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    Economic Forecast for 2014
    The Vault

    Economic Forecast for 2014

    November 2013

    When will the economy finally stop trudging along? It's the question I get most often and the one that increases in frequency as we approach year's end. While I have no certain predictions for 2014, I am cautiously hopeful. There are both good and bad indicators when it comes to the current economy, and all of them will impact recovery. Let's take a look at where we stand.

    The good news for 2014 is that we are poised for growth. The basic underlying economic fundamentals – growing GDP, credit availability, and job creation – are stable. As such, confidence levels have risen dramatically over the last 12 months. That is a good indication that the economy is improving. Mainstream estimates, like those from the Federal Reserve, predict U.S. economic growth will rise to around 3% in 2014, significantly higher than the 2-2.3% range concluded for 2013. And, according to multiple surveys, CEOs are committed to job creation as they prepare for a coming wave of growth, particularly in the oil and gas, automotive, and technological industries.

    But will that growth actually come? The bad news for 2014 is that we have seen good news before. The unfortunate pattern for the past few years has been to project improving growth in the year ahead, and then scale back those projections when the brighter future does not arrive. Yes, there has been an element of bad luck to the economy in recent years – the eurozone crisis in 2010 and 2011, fiscal pullback in American state and local governments in 2010-11, and federal government tightening in 2012-2013 – but most of those were foreseeable and should have been added into economic predictions. I believe there is something more fundamentally wrong with the economy than just bad luck. First, Washington is toxic. The sequester and government shutdown contributed heavily to a slower GDP growth this year, and the federal government will continue to be a fly in the ointment if it doesn't get its act together. Remember, funding to keep the U.S. government running has been authorized only through January 15th, and the debt ceiling lifted only through February 7th. Will there be another shutdown? Maybe not, but that decision will likely go down to the wire, and the continued uncertainty about government spending, Obamacare, and other public policies will put a damper on investment and hiring. Second, the Federal Reserve is approaching a phase-out of its $85-billion-a-month bond buying program. In anticipation, long-term interest rates will continue to rise, putting a damper on mortgage applications. Lastly, we just don't know what we don't know. Will there be another oil price shock? Premature tightening by leading banks? We certainly don't need any surprises next year.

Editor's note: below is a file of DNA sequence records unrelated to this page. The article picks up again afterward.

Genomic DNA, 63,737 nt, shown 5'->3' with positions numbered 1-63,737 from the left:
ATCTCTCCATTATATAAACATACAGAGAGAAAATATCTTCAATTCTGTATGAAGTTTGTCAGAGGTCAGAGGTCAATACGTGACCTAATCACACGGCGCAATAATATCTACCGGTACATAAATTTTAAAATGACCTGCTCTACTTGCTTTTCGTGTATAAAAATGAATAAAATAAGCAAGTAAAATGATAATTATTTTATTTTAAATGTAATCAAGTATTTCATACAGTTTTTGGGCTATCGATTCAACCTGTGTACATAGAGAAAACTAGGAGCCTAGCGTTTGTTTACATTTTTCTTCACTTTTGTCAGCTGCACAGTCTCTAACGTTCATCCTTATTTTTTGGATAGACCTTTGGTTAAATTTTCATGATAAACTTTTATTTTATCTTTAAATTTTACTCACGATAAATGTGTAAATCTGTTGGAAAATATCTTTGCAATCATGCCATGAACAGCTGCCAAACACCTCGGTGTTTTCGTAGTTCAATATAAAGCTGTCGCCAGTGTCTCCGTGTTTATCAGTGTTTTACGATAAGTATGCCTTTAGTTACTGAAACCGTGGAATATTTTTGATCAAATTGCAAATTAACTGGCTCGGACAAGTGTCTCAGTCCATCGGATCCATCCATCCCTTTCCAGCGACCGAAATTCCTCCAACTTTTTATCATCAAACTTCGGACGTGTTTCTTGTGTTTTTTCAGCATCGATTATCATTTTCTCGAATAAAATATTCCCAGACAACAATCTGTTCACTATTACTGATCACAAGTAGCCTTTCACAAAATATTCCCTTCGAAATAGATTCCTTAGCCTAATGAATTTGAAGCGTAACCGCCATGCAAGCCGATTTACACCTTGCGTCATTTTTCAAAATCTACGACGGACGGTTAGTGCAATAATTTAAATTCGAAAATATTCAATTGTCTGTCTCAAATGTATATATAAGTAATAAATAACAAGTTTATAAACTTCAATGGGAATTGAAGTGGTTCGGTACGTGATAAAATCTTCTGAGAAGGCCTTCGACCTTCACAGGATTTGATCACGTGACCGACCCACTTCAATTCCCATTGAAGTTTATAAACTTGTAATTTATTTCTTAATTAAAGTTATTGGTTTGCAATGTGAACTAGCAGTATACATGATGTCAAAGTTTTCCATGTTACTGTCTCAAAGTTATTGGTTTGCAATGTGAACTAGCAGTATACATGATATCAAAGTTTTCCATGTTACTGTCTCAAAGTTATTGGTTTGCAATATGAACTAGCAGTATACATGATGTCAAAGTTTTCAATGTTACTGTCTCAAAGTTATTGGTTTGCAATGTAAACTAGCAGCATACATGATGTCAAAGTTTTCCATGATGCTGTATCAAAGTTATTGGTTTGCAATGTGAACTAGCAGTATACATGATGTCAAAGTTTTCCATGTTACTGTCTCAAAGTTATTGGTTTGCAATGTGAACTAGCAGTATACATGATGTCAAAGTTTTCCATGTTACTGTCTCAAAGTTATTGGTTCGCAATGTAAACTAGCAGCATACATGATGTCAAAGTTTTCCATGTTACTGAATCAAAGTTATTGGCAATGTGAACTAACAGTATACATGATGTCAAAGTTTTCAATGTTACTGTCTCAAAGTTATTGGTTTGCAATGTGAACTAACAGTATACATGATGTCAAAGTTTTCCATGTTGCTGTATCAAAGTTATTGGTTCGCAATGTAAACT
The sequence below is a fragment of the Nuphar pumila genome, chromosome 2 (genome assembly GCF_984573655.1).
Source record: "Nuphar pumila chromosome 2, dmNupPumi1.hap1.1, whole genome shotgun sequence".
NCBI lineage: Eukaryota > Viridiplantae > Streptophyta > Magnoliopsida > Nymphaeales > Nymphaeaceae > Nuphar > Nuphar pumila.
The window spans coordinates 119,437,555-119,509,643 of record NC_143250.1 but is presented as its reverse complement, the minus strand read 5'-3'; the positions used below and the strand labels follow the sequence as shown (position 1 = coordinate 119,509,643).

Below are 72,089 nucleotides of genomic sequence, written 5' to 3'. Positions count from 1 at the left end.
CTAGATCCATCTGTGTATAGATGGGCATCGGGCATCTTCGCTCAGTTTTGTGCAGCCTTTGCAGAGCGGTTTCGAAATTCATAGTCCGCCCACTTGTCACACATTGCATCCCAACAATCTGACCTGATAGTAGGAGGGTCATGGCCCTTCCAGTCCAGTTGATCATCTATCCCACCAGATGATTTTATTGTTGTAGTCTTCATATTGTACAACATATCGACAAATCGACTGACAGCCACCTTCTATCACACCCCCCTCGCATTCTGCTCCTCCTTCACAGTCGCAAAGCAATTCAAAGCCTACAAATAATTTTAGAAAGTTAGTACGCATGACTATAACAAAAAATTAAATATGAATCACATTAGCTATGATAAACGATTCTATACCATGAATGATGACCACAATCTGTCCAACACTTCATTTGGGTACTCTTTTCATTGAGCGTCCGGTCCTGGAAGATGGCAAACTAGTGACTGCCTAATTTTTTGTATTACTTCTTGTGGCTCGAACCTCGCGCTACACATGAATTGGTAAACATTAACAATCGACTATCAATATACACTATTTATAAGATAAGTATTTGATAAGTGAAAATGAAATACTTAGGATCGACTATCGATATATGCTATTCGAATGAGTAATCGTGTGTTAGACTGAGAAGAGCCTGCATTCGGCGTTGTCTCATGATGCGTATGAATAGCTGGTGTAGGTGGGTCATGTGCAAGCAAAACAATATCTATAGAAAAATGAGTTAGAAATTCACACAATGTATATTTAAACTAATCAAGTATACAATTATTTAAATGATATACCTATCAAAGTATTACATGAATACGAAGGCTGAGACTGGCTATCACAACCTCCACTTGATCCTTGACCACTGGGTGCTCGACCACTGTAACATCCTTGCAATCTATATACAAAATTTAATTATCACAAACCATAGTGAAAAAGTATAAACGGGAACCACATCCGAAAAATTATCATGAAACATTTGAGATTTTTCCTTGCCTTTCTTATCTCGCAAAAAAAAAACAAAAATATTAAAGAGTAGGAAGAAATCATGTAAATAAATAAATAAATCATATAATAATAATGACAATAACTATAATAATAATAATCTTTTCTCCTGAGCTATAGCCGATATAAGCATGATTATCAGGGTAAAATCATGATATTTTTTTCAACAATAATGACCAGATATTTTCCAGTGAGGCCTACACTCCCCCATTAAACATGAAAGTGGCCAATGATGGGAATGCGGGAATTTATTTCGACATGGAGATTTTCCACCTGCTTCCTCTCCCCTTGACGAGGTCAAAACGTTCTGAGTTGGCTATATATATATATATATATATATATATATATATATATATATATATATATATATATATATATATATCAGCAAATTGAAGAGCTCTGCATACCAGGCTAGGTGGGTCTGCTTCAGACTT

Benefitting 2014 is the fact that known challenges are already priced in. U.S. government spending cuts and tax hikes – likely not to occur again in 2014 – have already taken place. Emerging markets, though continuing on just a moderate growth path, don't seem likely to collapse. Europe's problems may have finally bottomed out, and its sense of acute crisis has long passed. The foreseeable things that dragged down growth the last few years are unlikely to recur, and the natural resilience of the U.S. economy could drive the kind of expansion embedded in projections from the IMF, the Fed, and new OECD numbers. In other words, a full-throttled recovery has to happen eventually. Will it be 2014? Keep your fingers crossed and prepare for any scenario.

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